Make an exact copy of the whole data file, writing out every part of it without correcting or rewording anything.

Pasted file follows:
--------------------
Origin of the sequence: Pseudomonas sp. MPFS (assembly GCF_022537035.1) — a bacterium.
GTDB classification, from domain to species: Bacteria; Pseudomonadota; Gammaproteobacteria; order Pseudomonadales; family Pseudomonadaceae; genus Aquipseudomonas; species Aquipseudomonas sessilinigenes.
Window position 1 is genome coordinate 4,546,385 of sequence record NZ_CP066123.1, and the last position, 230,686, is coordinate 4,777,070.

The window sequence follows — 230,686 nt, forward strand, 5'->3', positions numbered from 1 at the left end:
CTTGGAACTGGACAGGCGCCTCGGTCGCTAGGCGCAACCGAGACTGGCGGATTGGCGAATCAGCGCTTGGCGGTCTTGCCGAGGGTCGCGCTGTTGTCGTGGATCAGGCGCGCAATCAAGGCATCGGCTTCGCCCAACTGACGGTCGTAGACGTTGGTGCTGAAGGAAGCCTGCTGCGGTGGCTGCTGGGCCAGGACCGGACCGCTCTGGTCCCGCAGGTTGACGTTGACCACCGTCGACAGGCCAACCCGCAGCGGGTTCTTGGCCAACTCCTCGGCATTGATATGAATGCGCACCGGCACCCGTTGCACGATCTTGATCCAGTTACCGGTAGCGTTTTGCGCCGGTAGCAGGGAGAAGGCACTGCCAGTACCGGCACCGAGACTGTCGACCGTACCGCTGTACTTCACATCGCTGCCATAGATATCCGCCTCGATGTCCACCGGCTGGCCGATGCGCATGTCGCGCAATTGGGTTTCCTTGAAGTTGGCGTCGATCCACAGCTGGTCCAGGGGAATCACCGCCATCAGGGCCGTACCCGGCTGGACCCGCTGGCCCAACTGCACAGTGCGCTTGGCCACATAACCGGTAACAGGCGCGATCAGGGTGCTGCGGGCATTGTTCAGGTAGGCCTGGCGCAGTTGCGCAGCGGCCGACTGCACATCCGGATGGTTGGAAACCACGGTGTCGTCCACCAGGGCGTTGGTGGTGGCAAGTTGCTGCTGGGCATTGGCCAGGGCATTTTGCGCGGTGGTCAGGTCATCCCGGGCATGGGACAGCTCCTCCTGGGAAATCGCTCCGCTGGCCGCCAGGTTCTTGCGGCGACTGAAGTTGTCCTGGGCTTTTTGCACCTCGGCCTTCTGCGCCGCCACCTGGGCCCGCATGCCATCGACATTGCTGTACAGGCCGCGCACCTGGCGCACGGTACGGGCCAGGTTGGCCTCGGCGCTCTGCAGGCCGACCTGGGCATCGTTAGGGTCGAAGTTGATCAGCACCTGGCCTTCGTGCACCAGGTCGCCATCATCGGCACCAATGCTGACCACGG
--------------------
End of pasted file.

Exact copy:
Origin of the sequence: Pseudomonas sp. MPFS (assembly GCF_022537035.1) — a bacterium.
GTDB classification, from domain to species: Bacteria; Pseudomonadota; Gammaproteobacteria; order Pseudomonadales; family Pseudomonadaceae; genus Aquipseudomonas; species Aquipseudomonas sessilinigenes.
Window position 1 is genome coordinate 4,546,385 of sequence record NZ_CP066123.1, and the last position, 230,686, is coordinate 4,777,070.

The window sequence follows — 230,686 nt, forward strand, 5'->3', positions numbered from 1 at the left end:
CTTGGAACTGGACAGGCGCCTCGGTCGCTAGGCGCAACCGAGACTGGCGGATTGGCGAATCAGCGCTTGGCGGTCTTGCCGAGGGTCGCGCTGTTGTCGTGGATCAGGCGCGCAATCAAGGCATCGGCTTCGCCCAACTGACGGTCGTAGACGTTGGTGCTGAAGGAAGCCTGCTGCGGTGGCTGCTGGGCCAGGACCGGACCGCTCTGGTCCCGCAGGTTGACGTTGACCACCGTCGACAGGCCAACCCGCAGCGGGTTCTTGGCCAACTCCTCGGCATTGATATGAATGCGCACCGGCACCCGTTGCACGATCTTGATCCAGTTACCGGTAGCGTTTTGCGCCGGTAGCAGGGAGAAGGCACTGCCAGTACCGGCACCGAGACTGTCGACCGTACCGCTGTACTTCACATCGCTGCCATAGATATCCGCCTCGATGTCCACCGGCTGGCCGATGCGCATGTCGCGCAATTGGGTTTCCTTGAAGTTGGCGTCGATCCACAGCTGGTCCAGGGGAATCACCGCCATCAGGGCCGTACCCGGCTGGACCCGCTGGCCCAACTGCACAGTGCGCTTGGCCACATAACCGGTAACAGGCGCGATCAGGGTGCTGCGGGCATTGTTCAGGTAGGCCTGGCGCAGTTGCGCAGCGGCCGACTGCACATCCGGATGGTTGGAAACCACGGTGTCGTCCACCAGGGCGTTGGTGGTGGCAAGTTGCTGCTGGGCATTGGCCAGGGCATTTTGCGCGGTGGTCAGGTCATCCCGGGCATGGGACAGCTCCTCCTGGGAAATCGCTCCGCTGGCCGCCAGGTTCTTGCGGCGACTGAAGTTGTCCTGGGCTTTTTGCACCTCGGCCTTCTGCGCCGCCACCTGGGCCCGCATGCCATCGACATTGCTGTACAGGCCGCGCACCTGGCGCACGGTACGGGCCAGGTTGGCCTCGGCGCTCTGCAGGCCGACCTGGGCATCGTTAGGGTCGAAGTTGATCAGCACCTGGCCTTCGTGCACCAGGTCGCCATCATCGGCACCAATGCTGACCACGG